The U.S. Supreme Court will hear oral arguments tomorrow in a case that will determine whether a state can require parental notification before an abortion is performed on a minor, without providing a health exception.
Supporters of the law, which requires notification 48 hours before the procedure, argue the case is about parent rights, while abortion-rights advocates contend it could undermine key components of the 1973 Roe v. Wade decision that nullified state laws banning abortion.
In Ayotte v. Planned Parenthood of Northern New England, New Hampshire’s attorney general contends a health exception is not needed because the law allows a minor to go to a judge instead of a parent if her health is in danger.
Opponents say that requirement could lead to life-threatening delays and puts medical decisions in the hands of judges.
The 2003 law was struck down before it was to go into effect, because it didn’t provide the health exception. Opponents argue a health exception can be so broadly interpreted that the law is rendered ineffective.
A backer of the law, Eileen Roberts, founder and president of Mothers and Advocates for Mothers Alone, says parents are “being excluded from their daughter’s life and death decision and finding out after the fact that their daughter has undergone an abortion.”
Ironically, says Roberts, if a minor suffers injury during an abortion, a parent is called to an emergency room to sign consent forms.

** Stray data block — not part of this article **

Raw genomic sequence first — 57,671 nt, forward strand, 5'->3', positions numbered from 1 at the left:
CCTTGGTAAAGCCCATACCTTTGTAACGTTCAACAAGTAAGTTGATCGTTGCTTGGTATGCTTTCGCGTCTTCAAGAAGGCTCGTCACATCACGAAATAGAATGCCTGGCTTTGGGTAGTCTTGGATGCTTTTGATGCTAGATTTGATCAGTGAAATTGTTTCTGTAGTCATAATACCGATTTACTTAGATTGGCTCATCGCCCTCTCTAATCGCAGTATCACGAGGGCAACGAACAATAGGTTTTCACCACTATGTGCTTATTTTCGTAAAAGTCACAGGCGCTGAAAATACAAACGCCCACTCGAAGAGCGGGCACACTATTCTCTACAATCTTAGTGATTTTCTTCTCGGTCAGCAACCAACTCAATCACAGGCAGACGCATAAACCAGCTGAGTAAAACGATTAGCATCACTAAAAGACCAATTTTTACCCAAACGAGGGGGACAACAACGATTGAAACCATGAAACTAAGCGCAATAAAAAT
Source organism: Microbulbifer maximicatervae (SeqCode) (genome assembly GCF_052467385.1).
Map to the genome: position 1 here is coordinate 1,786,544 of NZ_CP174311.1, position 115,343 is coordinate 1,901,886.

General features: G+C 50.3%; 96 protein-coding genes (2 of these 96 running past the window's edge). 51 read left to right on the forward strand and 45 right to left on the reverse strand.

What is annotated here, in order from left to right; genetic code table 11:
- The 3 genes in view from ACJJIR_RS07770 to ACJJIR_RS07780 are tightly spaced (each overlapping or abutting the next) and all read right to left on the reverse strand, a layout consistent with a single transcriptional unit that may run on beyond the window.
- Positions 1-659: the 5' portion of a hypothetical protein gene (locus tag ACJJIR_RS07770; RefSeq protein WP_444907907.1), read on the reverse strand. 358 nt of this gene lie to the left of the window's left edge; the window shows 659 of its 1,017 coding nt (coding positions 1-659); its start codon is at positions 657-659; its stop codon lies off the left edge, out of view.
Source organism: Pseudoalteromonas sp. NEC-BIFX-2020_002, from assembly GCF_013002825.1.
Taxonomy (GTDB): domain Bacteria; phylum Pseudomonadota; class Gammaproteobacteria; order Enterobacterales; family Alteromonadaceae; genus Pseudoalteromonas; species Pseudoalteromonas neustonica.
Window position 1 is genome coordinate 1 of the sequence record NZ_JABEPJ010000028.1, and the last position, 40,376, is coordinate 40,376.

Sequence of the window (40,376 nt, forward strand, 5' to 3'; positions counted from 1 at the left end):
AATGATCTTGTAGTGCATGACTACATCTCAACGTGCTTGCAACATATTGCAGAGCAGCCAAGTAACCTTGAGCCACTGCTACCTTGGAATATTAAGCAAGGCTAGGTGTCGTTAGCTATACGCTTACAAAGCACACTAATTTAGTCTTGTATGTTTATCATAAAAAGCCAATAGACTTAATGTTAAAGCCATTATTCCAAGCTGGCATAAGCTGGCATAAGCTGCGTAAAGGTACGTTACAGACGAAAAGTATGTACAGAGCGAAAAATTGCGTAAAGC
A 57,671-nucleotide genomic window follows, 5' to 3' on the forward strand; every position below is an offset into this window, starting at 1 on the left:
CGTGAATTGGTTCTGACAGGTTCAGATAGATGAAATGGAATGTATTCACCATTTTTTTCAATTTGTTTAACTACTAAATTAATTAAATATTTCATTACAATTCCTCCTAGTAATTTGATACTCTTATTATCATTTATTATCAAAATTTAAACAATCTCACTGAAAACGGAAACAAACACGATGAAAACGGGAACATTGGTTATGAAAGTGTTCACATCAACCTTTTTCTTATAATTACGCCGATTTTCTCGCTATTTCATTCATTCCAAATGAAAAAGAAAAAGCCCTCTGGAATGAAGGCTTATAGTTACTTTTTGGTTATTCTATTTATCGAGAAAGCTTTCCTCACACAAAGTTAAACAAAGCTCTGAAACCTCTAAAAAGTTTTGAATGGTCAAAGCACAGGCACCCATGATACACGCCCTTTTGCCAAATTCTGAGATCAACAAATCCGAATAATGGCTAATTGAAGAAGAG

Practically, she says, children don’t know their complete medical history, which is needed to perform any type of surgery.
“To add insult to injury, parents are totally responsible for any follow-up care from abortion malpractice,” said Roberts, who had that experience herself, with a 14-year-old daughter.
Responding to a common criticism of parental notification laws, she said, “Although there are horrible cases of girls who are from abused homes, giving these girls from abused homes secret abortions and send them back home to the abuser is illegal in this country and the abuse needs to be reported to the authorities, to obtain counseling for this child and her family.”
Roberts maintains the high-court case is not about abortion rights.
A parental notification law, she contends, “does not take away a women’s right to an abortion, it simply protects our daughters from the harms of surgery, just as it does for an appendectomy and ear piercing.”
Roberts points out that just 32 states have parental notification laws while nearly 200,000 girls under the age of 18 have abortions each year in the U.S.
Roberts testified in 2002 in the trial of Planned Parenthood v. Alaska, which challenged the constitutionality of Alaska’s Parental Consent Law, passed six years ago.